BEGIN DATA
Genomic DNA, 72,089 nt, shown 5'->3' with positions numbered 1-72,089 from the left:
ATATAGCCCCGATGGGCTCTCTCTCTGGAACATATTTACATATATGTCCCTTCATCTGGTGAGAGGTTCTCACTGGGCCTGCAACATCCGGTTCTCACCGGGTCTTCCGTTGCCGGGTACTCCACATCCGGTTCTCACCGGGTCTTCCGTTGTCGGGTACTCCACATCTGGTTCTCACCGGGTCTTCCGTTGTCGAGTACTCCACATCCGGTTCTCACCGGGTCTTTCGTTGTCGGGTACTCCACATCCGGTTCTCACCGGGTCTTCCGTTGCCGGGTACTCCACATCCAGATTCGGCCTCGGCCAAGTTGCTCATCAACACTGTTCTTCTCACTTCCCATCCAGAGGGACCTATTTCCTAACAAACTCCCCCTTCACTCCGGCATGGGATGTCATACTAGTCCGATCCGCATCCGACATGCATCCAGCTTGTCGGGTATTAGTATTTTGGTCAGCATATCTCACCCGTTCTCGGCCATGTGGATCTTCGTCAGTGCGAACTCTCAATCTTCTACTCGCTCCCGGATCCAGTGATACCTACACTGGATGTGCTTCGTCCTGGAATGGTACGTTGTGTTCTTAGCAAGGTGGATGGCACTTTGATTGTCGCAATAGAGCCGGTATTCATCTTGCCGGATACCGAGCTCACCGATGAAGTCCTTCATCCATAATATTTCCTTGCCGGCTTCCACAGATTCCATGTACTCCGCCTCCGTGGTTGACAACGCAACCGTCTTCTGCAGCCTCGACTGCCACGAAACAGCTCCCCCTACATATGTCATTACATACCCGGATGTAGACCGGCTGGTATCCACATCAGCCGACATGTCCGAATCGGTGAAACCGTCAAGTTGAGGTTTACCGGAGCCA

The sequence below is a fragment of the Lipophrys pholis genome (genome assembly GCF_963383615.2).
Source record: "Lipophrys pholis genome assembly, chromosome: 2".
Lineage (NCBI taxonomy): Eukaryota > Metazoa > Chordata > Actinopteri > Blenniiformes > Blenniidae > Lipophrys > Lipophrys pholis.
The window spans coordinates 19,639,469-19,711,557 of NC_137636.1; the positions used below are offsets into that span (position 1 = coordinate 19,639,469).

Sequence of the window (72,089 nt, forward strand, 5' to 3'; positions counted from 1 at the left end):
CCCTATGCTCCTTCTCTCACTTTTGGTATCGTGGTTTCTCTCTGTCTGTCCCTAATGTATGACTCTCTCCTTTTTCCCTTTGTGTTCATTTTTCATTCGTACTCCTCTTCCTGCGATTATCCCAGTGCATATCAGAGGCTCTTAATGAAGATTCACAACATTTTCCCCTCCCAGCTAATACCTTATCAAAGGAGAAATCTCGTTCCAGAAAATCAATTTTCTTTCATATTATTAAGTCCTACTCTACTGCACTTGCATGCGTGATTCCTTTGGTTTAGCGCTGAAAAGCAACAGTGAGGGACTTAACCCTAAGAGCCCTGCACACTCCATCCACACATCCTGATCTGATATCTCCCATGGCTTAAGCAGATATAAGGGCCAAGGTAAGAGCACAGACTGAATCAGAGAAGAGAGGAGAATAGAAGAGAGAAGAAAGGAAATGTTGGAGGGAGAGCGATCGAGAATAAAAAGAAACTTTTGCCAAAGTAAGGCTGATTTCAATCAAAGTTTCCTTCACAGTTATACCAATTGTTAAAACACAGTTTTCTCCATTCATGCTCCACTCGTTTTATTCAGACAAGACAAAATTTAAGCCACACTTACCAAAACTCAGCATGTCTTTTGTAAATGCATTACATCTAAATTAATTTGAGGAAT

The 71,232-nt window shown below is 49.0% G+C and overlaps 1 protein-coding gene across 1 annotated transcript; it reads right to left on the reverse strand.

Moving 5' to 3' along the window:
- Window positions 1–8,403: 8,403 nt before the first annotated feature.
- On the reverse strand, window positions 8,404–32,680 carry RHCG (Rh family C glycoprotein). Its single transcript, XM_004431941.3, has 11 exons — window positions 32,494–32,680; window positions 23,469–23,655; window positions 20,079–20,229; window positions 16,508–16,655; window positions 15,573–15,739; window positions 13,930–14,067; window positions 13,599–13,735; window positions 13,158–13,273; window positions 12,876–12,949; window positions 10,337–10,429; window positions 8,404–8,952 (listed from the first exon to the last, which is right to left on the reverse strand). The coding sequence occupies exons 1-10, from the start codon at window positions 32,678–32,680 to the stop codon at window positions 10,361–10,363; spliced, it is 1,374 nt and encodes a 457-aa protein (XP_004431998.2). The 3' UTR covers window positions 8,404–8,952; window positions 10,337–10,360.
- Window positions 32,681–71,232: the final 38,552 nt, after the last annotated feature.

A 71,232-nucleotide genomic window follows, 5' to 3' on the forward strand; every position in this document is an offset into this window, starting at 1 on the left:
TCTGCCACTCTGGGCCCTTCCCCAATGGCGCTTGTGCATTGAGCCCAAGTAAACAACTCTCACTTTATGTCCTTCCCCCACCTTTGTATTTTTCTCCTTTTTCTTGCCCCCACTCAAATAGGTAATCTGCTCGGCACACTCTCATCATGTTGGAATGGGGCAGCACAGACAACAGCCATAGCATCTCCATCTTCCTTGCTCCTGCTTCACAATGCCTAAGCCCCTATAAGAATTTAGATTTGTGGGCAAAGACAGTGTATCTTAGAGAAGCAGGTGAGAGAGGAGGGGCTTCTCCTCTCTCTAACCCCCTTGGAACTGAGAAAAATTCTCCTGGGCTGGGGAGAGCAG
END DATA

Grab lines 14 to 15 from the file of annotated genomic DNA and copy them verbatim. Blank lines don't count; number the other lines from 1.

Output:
A 71,232-nucleotide genomic window follows, 5' to 3' on the forward strand; every position in this document is an offset into this window, starting at 1 on the left:
TCTGCCACTCTGGGCCCTTCCCCAATGGCGCTTGTGCATTGAGCCCAAGTAAACAACTCTCACTTTATGTCCTTCCCCCACCTTTGTATTTTTCTCCTTTTTCTTGCCCCCACTCAAATAGGTAATCTGCTCGGCACACTCTCATCATGTTGGAATGGGGCAGCACAGACAACAGCCATAGCATCTCCATCTTCCTTGCTCCTGCTTCACAATGCCTAAGCCCCTATAAGAATTTAGATTTGTGGGCAAAGACAGTGTATCTTAGAGAAGCAGGTGAGAGAGGAGGGGCTTCTCCTCTCTCTAACCCCCTTGGAACTGAGAAAAATTCTCCTGGGCTGGGGAGAGCAG